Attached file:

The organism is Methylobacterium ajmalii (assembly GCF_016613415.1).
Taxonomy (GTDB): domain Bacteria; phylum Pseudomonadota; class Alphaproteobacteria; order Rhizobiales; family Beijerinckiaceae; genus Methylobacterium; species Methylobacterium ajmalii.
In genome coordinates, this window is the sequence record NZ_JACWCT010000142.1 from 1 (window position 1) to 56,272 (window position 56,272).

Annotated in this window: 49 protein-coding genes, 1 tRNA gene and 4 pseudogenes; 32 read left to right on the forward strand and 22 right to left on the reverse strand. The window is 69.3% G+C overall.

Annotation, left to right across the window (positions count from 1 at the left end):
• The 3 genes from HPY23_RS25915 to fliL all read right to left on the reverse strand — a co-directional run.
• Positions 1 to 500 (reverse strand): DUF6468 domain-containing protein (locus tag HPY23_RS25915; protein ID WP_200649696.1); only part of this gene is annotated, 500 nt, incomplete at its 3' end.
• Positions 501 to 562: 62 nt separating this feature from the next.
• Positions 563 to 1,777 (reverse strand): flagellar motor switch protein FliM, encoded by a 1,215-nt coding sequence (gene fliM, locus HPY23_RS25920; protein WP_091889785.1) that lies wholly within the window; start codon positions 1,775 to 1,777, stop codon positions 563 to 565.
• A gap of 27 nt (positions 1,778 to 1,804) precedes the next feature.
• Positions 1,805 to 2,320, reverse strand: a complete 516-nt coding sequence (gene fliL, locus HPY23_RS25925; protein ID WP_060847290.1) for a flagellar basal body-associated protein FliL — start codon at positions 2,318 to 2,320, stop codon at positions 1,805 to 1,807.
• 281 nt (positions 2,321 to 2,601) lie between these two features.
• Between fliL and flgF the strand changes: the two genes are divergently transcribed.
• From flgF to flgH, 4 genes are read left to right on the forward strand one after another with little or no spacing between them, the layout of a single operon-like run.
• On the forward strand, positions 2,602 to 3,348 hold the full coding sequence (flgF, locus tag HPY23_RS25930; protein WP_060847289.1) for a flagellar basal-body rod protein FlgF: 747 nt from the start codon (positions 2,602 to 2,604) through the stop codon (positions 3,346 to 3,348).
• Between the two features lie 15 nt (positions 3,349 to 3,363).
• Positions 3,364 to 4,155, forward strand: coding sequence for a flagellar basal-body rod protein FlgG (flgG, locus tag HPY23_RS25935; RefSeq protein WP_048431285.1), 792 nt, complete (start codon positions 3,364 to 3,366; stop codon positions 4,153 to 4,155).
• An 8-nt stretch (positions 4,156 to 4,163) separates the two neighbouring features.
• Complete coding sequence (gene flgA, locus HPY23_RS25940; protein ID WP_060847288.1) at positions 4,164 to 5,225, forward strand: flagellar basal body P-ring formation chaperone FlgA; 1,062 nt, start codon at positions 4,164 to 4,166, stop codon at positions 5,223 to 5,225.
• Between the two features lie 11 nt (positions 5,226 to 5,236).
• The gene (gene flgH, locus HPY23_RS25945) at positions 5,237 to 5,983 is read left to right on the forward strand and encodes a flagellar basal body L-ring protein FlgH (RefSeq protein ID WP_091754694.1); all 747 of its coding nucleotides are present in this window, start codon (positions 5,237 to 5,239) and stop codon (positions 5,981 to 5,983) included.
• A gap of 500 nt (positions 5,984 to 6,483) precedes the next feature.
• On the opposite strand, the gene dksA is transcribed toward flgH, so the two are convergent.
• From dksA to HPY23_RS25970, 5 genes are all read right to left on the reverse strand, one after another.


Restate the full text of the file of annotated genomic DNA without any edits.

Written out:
The organism is Methylobacterium ajmalii (assembly GCF_016613415.1).
Taxonomy (GTDB): domain Bacteria; phylum Pseudomonadota; class Alphaproteobacteria; order Rhizobiales; family Beijerinckiaceae; genus Methylobacterium; species Methylobacterium ajmalii.
In genome coordinates, this window is the sequence record NZ_JACWCT010000142.1 from 1 (window position 1) to 56,272 (window position 56,272).

Annotated in this window: 49 protein-coding genes, 1 tRNA gene and 4 pseudogenes; 32 read left to right on the forward strand and 22 right to left on the reverse strand. The window is 69.3% G+C overall.

Annotation, left to right across the window (positions count from 1 at the left end):
• The 3 genes from HPY23_RS25915 to fliL all read right to left on the reverse strand — a co-directional run.
• Positions 1 to 500 (reverse strand): DUF6468 domain-containing protein (locus tag HPY23_RS25915; protein ID WP_200649696.1); only part of this gene is annotated, 500 nt, incomplete at its 3' end.
• Positions 501 to 562: 62 nt separating this feature from the next.
• Positions 563 to 1,777 (reverse strand): flagellar motor switch protein FliM, encoded by a 1,215-nt coding sequence (gene fliM, locus HPY23_RS25920; protein WP_091889785.1) that lies wholly within the window; start codon positions 1,775 to 1,777, stop codon positions 563 to 565.
• A gap of 27 nt (positions 1,778 to 1,804) precedes the next feature.
• Positions 1,805 to 2,320, reverse strand: a complete 516-nt coding sequence (gene fliL, locus HPY23_RS25925; protein ID WP_060847290.1) for a flagellar basal body-associated protein FliL — start codon at positions 2,318 to 2,320, stop codon at positions 1,805 to 1,807.
• 281 nt (positions 2,321 to 2,601) lie between these two features.
• Between fliL and flgF the strand changes: the two genes are divergently transcribed.
• From flgF to flgH, 4 genes are read left to right on the forward strand one after another with little or no spacing between them, the layout of a single operon-like run.
• On the forward strand, positions 2,602 to 3,348 hold the full coding sequence (flgF, locus tag HPY23_RS25930; protein WP_060847289.1) for a flagellar basal-body rod protein FlgF: 747 nt from the start codon (positions 2,602 to 2,604) through the stop codon (positions 3,346 to 3,348).
• Between the two features lie 15 nt (positions 3,349 to 3,363).
• Positions 3,364 to 4,155, forward strand: coding sequence for a flagellar basal-body rod protein FlgG (flgG, locus tag HPY23_RS25935; RefSeq protein WP_048431285.1), 792 nt, complete (start codon positions 3,364 to 3,366; stop codon positions 4,153 to 4,155).
• An 8-nt stretch (positions 4,156 to 4,163) separates the two neighbouring features.
• Complete coding sequence (gene flgA, locus HPY23_RS25940; protein ID WP_060847288.1) at positions 4,164 to 5,225, forward strand: flagellar basal body P-ring formation chaperone FlgA; 1,062 nt, start codon at positions 4,164 to 4,166, stop codon at positions 5,223 to 5,225.
• Between the two features lie 11 nt (positions 5,226 to 5,236).
• The gene (gene flgH, locus HPY23_RS25945) at positions 5,237 to 5,983 is read left to right on the forward strand and encodes a flagellar basal body L-ring protein FlgH (RefSeq protein ID WP_091754694.1); all 747 of its coding nucleotides are present in this window, start codon (positions 5,237 to 5,239) and stop codon (positions 5,981 to 5,983) included.
• A gap of 500 nt (positions 5,984 to 6,483) precedes the next feature.
• On the opposite strand, the gene dksA is transcribed toward flgH, so the two are convergent.
• From dksA to HPY23_RS25970, 5 genes are all read right to left on the reverse strand, one after another.